South Korea will end special inspections of all U.S. beef imports over the weekend, nearly two months after Washington confirmed its fourth mad cow case, the government said Friday.
Seoul toughened checks on U.S. beef on April 25, when an old dairy cow in central California was confirmed to have come down with an atypical mad cow disease, or bovine spongiform encephalopathy.
“The current system of checking half of all beef shipments will be discontinued on Saturday,” the Ministry for Food, Agriculture, Forestry and Fisheries said.
Inspectors will revert to conducting sample checks on 3 percent of imports, which is the normal practice, it said.
The ministry said the change in policy comes as hot weather is making it hard to inspect products that must be kept cold, and because other U.S. beef importers do not maintain such rigorous inspection regimes. Opening half of all packages also increased the workload of government inspectors.
The stiffer measures were taken to alleviate public health concerns that tainted beef may be imported in the country.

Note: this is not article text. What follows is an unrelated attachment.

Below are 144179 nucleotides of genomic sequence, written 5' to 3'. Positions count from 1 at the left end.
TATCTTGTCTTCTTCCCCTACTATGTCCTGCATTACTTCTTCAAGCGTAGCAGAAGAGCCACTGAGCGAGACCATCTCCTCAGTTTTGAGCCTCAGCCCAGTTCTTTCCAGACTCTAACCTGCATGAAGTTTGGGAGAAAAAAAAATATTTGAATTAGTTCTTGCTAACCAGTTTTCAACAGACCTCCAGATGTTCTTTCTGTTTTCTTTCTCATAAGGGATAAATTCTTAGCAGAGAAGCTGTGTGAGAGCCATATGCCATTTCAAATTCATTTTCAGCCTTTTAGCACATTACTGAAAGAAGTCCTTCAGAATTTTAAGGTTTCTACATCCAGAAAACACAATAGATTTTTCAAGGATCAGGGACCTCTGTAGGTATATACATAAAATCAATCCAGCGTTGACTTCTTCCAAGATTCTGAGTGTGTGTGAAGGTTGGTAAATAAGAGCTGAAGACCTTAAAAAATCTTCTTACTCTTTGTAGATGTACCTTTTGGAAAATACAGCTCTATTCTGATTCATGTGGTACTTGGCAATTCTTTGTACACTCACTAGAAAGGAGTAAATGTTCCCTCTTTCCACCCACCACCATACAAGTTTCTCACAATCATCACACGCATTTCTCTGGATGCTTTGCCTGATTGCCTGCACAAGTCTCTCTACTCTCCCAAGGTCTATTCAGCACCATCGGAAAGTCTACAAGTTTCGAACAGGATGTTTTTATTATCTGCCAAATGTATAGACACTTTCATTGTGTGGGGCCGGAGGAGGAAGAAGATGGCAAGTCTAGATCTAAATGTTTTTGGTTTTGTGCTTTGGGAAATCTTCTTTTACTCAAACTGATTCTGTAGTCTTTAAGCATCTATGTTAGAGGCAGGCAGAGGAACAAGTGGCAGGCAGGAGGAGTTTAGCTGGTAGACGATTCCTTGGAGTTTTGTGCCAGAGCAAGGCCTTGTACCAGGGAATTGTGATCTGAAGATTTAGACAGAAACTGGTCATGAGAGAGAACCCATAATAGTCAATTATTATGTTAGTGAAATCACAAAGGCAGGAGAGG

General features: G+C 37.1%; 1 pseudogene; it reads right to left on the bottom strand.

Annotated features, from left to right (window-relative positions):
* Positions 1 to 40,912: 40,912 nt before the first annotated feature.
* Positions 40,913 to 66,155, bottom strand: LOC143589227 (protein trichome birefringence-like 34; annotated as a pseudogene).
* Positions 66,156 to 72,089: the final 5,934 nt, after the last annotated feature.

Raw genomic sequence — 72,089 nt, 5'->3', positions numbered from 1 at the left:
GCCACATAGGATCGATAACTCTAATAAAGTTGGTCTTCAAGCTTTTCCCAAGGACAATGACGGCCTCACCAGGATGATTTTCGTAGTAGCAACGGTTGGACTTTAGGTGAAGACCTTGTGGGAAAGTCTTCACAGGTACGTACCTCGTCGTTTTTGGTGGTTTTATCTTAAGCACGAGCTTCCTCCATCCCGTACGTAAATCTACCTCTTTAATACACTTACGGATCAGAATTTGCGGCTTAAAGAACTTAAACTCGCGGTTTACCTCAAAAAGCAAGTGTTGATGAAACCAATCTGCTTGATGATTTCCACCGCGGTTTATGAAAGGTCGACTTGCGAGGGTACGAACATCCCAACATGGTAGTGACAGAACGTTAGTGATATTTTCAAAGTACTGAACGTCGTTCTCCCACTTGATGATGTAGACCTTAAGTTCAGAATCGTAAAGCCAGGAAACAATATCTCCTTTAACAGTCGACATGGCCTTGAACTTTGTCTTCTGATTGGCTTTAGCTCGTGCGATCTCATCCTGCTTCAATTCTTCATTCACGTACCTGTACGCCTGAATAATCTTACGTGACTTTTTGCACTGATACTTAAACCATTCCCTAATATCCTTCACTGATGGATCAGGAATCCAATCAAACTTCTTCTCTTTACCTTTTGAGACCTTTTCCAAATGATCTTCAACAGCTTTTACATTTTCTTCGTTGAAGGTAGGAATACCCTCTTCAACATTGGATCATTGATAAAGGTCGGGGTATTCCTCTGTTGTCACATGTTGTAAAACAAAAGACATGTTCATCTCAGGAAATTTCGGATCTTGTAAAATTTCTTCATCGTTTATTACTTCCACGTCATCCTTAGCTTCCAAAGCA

South Korean inspectors were tasked with ensuring no specified risk materials were brought into the country by mistake.
SRMs include parts of the tongue, brain, skull, vertebra and certain areas of the intestine that have been cited for posing risk of transmitting BSE to human who can contract the fatal variant Creutzfeldt-Jakob disease.
Seoul initially banned U.S. beef imports in late 2003 after the United States reported its first BSE case, but fully reopened the market in 2008 after long-drawn negotiations with Washington.
The farm ministry, meanwhile, said that during the two month special inspection period, it checked 893 shipments of which 276 failed to meet import standards. None of the packages, however, contained SRMs, it claimed.